I believe that someone may have done this in a nice way but every time I've encountered it (3 times thus far), it's always ended with complex SQL and tables being bent out of shape to try and keep performance.

> RDF and SPARQL are limited to simple triples which link a "source" and a "target" entity according to a fixed "predicate"

But can also infer transitive relations based on those predicates - `A canSee B`, `B canSee C` => `A canSee C` - which is handy when you're trying to discover those relationships in your data.


> But can also infer transitive relations based on those predicates - `A canSee B`, `B canSee C` => `A canSee C` - which is handy when you're trying to discover those relationships in your data.

You can do this sort of inference in a view if you use relational databases. (A view is a sort of "virtual" table based on the result of some database query. Many databases can also materialize views for improved performance, though this can make it a bit challenging to manage updates.)


> You can do this sort of inference in a view if you use relational databases.

You'd need to use recursive queries though, I think, and there be dragons.

> [materialized views] can make it a bit challenging to manage updates

We're not using them with Postgres because refreshing materialized views is very much a blunt hammer and it'd cause more hassle than it would solve. Which is annoying because they've been great when I've used them previously.


I'd describe SPARQL and RDF as general interfaces focused on interop, not "technologies" per se. You could use any technology to provide a SPARQL/RDF endpoint, including a relational database.


If we are just going by resource usage, I'm sure that RedisGraph (as it's "just" a Redis module) would also fit the bill.


Isn't that keeping everything in memory?


It seems it can persist to disk just like normal Redis stuff but only work with in-memory graphs - tricky if it's too big to fit, I suppose.

cf https://github.com/RedisGraph/RedisGraph/issues/152


It's keeping everything in memory (index and entities) with disk persistence, but doesn't have a big memory overhead when running with little data.


> why do we want to use SQLite as one

Because SQLite is ubiquitous. It's simply everywhere. And it doesn't need a dedicated server to run.


I would also add the following - another good reason is that it's probably going to be the most reliable, best tested part of any stack you decide to use.


My experience with graph databases so far has been that they are tuned more for nice schemas and queries than for graph analysis.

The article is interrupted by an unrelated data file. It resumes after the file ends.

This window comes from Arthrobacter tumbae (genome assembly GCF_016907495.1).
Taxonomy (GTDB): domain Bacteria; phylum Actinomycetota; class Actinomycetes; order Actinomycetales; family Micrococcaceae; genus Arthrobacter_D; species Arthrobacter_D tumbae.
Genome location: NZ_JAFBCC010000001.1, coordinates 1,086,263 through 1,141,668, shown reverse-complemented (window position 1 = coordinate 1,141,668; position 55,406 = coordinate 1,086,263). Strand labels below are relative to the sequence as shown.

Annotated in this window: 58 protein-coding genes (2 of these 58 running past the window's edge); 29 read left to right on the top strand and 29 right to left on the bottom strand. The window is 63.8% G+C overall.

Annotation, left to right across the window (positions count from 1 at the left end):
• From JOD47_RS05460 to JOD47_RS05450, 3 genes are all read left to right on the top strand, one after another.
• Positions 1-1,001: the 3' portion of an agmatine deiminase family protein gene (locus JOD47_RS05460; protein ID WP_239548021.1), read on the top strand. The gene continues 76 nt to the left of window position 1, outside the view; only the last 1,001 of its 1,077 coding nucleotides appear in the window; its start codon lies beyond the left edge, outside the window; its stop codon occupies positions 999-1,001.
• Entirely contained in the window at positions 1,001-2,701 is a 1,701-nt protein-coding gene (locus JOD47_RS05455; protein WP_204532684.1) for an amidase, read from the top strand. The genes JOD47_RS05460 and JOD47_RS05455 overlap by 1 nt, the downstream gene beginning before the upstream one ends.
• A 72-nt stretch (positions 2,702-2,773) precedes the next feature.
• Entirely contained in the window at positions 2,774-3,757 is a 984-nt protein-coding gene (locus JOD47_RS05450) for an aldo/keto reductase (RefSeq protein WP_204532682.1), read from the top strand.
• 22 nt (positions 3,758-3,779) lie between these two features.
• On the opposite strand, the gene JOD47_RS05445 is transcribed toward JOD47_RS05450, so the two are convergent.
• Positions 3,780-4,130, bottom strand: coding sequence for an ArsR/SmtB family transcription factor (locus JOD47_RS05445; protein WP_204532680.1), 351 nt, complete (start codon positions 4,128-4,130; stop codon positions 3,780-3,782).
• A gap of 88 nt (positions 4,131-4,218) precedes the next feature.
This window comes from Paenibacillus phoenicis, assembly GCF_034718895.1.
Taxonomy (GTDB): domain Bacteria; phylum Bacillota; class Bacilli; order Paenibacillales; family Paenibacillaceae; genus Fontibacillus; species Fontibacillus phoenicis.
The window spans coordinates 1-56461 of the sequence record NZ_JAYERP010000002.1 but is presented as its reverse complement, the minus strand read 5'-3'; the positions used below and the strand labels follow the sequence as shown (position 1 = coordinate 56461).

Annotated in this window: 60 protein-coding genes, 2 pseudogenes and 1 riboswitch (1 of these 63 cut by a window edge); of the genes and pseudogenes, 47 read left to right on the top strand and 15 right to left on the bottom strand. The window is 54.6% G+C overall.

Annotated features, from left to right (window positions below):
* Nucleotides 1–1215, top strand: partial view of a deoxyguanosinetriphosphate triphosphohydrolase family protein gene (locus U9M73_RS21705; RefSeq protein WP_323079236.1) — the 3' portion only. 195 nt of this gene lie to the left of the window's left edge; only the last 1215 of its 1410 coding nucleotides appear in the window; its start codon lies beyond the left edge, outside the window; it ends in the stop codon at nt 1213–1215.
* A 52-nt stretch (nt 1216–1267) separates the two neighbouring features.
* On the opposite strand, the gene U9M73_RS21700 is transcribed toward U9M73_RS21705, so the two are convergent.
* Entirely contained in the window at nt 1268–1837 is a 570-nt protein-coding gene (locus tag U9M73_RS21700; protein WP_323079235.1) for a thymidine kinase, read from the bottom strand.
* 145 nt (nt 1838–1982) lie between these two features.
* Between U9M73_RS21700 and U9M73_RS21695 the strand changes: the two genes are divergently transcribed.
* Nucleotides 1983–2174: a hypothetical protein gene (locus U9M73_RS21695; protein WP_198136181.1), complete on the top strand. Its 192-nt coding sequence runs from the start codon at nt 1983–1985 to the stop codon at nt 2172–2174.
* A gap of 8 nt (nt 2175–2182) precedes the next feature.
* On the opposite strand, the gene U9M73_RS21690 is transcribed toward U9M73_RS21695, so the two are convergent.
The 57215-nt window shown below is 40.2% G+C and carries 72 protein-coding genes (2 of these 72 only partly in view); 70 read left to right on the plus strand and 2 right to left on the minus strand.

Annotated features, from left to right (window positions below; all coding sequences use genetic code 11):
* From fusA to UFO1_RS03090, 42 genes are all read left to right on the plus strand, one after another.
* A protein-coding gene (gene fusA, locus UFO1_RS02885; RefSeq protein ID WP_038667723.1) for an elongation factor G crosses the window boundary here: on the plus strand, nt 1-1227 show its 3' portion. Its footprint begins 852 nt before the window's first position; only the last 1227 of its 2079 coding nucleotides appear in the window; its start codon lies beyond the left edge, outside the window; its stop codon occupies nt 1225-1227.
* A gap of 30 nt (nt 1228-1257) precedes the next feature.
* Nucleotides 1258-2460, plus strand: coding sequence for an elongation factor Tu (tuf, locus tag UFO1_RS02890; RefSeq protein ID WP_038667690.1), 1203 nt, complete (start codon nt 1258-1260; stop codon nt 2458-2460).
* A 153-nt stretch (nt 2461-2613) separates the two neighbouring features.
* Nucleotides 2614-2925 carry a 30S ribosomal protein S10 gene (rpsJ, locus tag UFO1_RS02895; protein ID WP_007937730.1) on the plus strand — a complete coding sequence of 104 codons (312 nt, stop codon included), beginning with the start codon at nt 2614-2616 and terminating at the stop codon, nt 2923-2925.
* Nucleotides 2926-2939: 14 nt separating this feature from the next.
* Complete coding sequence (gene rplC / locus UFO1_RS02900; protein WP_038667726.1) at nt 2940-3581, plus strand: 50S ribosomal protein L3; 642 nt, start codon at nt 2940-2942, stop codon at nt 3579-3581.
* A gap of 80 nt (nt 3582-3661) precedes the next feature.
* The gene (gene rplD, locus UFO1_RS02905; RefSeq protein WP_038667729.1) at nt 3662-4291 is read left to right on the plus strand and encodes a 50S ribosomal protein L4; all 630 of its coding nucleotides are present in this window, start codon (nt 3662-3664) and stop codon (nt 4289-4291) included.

I've actually been considering migrating away from neo4j to sql with recursive queries for performance reasons.


> SQL has a knack for doing really easy things well, and moderately complicated things badly. I would assume by default that anything involving graphs should not involve SQL

A schema may have only one, or anyway, comparatively very few instances, of recursion.

In this case, using two separate data stores would be too much overhead; if the CTE doesn't do anything particularly fancy, that is, if it just retrieves records recursively associated via keys, it's not implicitly hard to debug (actually, there isn't much to debug).

A point in case is GitLab's users management, which dropped MySQL also because of the lack of CTEs (at the time).


Some of the early RDF Graph Stores were indeed based on SQL databases (Jena RDB/SDB) but you're correct in that they didn't scale particularly well.

There are pure graph stores out there, AllegroGraph, OpenLink Virtuoso (although this is a strange hybrid of SQL + Graph technologies) and others - and for more advanced graph query constructs like path finding there are optimisations that are difficult/not well supported in SQL.


Yes why not? If you have a data model where parts of the data is graph-like, and other classic relational, why would you not want to store the entire thing in the same database? If your domain is completely graph-oriented, and you have complex requirements on your database to support graph-oriented operations, it would be one thing. But evaluating use of a well known and mature SQL database is no bad starting point.


> Yes why not? If you have a data model where parts of the data is graph-like, and other classic relational, why would you not want to store the entire thing in the same database?

SQL is an implementation of relational algebra, and databases that implement it are relational databases for storing relational data.

Pointing at the name of a thing isn't an argument, I admit it, but asking "what could go wrong if we want to use a system tailored to relational data to deal with non-relational data?" strikes me as the sort of question that might turn out to have a compelling answer 6 months in when it is too late to easily change the database.